By Himanjali Sankar
The blurb tells you that Muskaan tried to kill herself - a topic that many parents felt was not appropriate for teenagers a couple of years ago. Since then, we’ve all heard of precious young lives being lost. Here’s hoping suicide isn’t a taboo subject anymore. These are difficult conversations, but we do need to have them.
The book cuts to the chase, opening with the chilling sentence - “Muskaan hadn’t come to school.” Very effective.
The first chapter introduces the reader to the cast (Muskaan’s friends - Aaliya, Subhojoy, Rashika, Srinjini, Divya and Prateek) and raises perturbing questions - Why did Aaliya think she was responsible for Muskaan attempting suicide? What did Subhojoy know? - compelling you to read on.
Before it gets any bleaker, the author deftly manoeuvres a flashback - the next chapter, written in Aaliya’s voice is a hilarious waxing episode from five months ago. Aaliya’s wry sense of humour makes it impossible to remain morose. Again, there are the questions and clues that keep you reading - why is Muskaan so mutinous about doing anything typically girly?
The narrative progresses in Prateek’s voice who is rich, hot and seems like a spoilt brat. We get to know that he asked Muskaan out but got rejected outright.
The baton is then handed over to Subhojoy, who, in stark contrast to Prateek, lives in a one-room chawl and is extremely conscientious. He has to be; for him, the scholarship is everything.
An excellent decision to tell the story through these three alternating voices - the narrative does not get monotonous, and it gets us into the heads of very different characters in terms of gender, backgrounds, motivations. It’s difficult to flit in and out of these distinct voices, but Himanjali Sankar does it admirably. Subhojoy in particular, with his earnestness and underdog status, will have readers rooting for him. Muskaan becomes close to Subhojoy, and through him we get to know what she is brooding over. Aaliya has an uncanny knack of reading people, and from her we get to know about all the others too. Not knowing Muskaan or Aaliya entirely gets the reader thinking; it's good to have questions one doesn't know the answers to, problems one can ponder over and in the process unravel some knotty issues of one's own.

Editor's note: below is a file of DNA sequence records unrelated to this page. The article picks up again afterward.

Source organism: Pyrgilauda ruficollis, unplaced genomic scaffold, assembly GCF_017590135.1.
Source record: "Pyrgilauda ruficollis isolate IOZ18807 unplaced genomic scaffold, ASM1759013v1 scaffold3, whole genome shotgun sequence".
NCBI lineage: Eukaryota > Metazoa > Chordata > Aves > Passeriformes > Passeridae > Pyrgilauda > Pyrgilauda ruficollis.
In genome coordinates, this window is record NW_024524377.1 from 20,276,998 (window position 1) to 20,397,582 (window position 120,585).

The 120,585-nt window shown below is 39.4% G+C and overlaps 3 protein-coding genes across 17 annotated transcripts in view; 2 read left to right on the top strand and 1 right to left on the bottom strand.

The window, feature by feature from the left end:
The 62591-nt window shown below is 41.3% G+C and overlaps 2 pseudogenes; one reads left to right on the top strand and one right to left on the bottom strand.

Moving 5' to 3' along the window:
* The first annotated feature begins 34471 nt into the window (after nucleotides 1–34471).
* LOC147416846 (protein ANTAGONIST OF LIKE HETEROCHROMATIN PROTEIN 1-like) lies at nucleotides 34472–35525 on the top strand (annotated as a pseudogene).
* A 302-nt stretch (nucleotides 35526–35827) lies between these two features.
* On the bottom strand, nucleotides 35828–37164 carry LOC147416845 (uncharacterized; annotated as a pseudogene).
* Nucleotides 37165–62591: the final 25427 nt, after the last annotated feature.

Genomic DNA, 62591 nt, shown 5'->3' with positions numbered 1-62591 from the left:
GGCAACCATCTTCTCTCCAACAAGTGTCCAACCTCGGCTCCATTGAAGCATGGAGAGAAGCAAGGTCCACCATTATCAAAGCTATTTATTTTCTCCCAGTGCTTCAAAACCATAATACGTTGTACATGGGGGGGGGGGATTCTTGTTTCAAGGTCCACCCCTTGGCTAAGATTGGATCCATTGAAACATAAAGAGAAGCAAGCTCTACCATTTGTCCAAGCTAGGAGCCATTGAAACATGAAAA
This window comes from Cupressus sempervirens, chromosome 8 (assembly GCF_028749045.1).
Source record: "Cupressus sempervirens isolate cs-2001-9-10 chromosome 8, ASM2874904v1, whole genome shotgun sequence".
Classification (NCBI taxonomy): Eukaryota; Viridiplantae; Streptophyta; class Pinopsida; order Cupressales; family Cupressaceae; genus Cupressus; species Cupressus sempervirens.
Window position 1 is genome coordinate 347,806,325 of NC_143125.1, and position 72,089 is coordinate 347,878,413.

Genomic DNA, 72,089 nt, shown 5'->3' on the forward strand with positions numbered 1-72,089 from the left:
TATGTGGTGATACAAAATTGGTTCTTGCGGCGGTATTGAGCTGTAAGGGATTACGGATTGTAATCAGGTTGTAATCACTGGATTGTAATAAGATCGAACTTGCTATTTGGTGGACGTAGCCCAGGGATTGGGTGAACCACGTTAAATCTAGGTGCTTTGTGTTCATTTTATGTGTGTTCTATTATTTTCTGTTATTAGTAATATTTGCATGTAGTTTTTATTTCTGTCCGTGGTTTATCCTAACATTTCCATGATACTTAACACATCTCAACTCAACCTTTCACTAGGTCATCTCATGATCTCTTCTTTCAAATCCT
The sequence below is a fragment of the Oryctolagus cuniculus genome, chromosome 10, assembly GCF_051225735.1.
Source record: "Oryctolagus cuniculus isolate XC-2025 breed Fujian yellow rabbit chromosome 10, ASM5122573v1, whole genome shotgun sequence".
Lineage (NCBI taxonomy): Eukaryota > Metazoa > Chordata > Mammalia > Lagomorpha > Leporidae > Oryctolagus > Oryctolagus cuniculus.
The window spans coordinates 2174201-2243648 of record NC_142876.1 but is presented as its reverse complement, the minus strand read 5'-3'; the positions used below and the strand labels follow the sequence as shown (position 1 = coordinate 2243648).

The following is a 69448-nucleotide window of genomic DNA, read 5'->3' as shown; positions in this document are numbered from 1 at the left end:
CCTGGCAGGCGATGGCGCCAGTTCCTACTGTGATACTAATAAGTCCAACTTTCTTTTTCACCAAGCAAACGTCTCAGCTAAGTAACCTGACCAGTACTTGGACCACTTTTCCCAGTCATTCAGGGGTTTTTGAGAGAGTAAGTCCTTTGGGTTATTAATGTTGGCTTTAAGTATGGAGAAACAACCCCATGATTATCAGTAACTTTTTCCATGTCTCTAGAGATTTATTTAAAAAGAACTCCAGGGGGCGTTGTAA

The narrative proceeds at a comfortable pace. Once the homosexuality part comes out in the open, one sort of knows where the story is going, but being so invested in the characters, you can’t help but keep turning the pages. There are funny bits at just the right places, yet not once does the humour appear forced or self-conscious. Neither does the talk of sexuality sound out of place. Prateek’s relationship with Rashika and his troubles with the mysterious hacker, Subhojoy’s focus on academics and his interest in Rashika, Aaliya’s obsession with her dance performance and her insecurities about her own sexuality - the subplots keep the reader engaged.
Apart from heavy-duty stuff like class differences, homosexuality, suicide, the book reflects the everyday situations and anxieties today’s teens face. As a parent who has been dreading the adolescent years, and who has observed the current lot of teenagers from afar wondering which planet they’re from, it was reassuring to see that deep down they’re not very different from what we ourselves were as teens.
The thoughtfully designed cover, chapter heads and the quotes at the beginning of each — all lovely touches.
Valuable because it opens up conversations on poverty, sexuality and suicide in an imaginative way; exposes sheltered teens to different ways of living and gets readers to examine their own prejudices. The conversations with the parents are telling and will get adults to introspect too; Prateek gets his attitude from his parents, and Aaliya is influenced by hers. Don’t our children absorb our best and our worst?
Talking of Muskaan is on the Crossword Book Award shortlist.
[Disclosure: I received a review copy of this book but the opinions shared here are entirely mine.]